I Dare You

“When love first happens, the individuals are giving each other energy unconsciously and both people feel buoyant and elated. That’s the incredible high we call being ‘in love.’ Unfortunately, once they expect this feeling to come from another person, they cut themselves off from the energy in the universe and begin to rely even more on the energy from each other–only now there doesn’t seem to be enough and so they stop giving each other energy and fall back into their dramas in an attempt to control each other and force the other’s energy their way.”  ― James Redfield, The Celestine Prophecy

Being an author isn’t about obtaining a certificate,  reaching a certain status, or achieving a coveted literary/genre award. Some will tell you that it is. I will tell you otherwise. I will also tell you, not only why it isn’t so, but why it is of utmost importance that you don’t think of yourself or your calling in this way.

First of all, the grass is always always always greener. It’s easier than a two dollar whore to fall into the mindset of, ‘When I am published I’ll be happy … when that critic in my online group finally gives me his or her approval, I’ll be happy … when I finish THIS novel in particular, this project in particular, I’ll be happy.’ But, being a creative individual and an author doesn’t work that way. We aren’t static individuals with a linear path. Our existence is all over the map. We wander, we peruse, we journey. What we don’t do … ever … is sit still. We are forged of only the strongest kind of energy, that borne of sweat, blood, tears, body, soul and sorrow. This creative energy can, and needs to be harnessed or else it can either drive you mad, sap your somatic energy, or block your daily functional flow. Sound like yah-yah kind of nonsense to you? Give me a second and let’s see if I can’t clarify this a little more.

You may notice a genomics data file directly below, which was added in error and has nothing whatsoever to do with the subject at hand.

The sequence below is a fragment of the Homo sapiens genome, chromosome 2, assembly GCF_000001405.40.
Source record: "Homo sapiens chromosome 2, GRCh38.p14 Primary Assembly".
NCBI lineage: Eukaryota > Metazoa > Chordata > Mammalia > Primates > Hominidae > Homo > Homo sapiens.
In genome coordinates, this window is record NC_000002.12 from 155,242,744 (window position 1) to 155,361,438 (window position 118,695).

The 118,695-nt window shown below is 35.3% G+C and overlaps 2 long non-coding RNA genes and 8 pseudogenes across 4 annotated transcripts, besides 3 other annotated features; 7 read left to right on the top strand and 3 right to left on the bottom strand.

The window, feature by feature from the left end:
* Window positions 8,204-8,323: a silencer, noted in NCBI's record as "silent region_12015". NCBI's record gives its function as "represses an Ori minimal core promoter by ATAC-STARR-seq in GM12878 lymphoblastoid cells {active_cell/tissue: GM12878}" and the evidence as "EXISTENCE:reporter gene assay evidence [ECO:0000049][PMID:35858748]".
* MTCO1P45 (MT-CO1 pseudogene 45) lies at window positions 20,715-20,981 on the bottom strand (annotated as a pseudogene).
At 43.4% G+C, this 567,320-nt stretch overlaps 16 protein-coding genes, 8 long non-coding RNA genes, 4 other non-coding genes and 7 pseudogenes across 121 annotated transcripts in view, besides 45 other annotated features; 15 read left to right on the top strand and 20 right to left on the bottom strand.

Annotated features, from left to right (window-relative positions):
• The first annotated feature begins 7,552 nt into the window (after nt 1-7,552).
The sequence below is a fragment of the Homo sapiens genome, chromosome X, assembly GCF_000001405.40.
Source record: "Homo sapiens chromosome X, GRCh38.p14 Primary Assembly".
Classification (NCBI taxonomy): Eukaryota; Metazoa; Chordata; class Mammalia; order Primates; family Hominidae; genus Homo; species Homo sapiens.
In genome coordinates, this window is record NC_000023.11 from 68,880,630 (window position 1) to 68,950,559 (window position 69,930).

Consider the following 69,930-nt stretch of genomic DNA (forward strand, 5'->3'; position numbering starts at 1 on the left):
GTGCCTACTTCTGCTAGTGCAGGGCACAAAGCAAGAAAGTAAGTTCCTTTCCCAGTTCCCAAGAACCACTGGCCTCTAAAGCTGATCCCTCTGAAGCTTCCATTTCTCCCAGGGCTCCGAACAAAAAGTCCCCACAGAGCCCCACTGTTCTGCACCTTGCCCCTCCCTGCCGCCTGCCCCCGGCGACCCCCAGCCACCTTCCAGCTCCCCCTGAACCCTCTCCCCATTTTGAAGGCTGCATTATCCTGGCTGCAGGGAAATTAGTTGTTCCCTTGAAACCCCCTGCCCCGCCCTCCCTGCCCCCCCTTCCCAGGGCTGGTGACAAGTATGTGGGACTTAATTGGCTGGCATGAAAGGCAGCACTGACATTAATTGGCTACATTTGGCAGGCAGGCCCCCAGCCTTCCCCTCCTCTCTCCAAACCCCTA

Have you ever thought to yourself, ‘If I don’t write, right-damn-now, I’ll explode’? I have. Loved ones have expressed similar thoughts. That’s the build-up of your creative energy. Most people will see that feeling as merely the byproduct of needing to find an outlet through which to express the tension.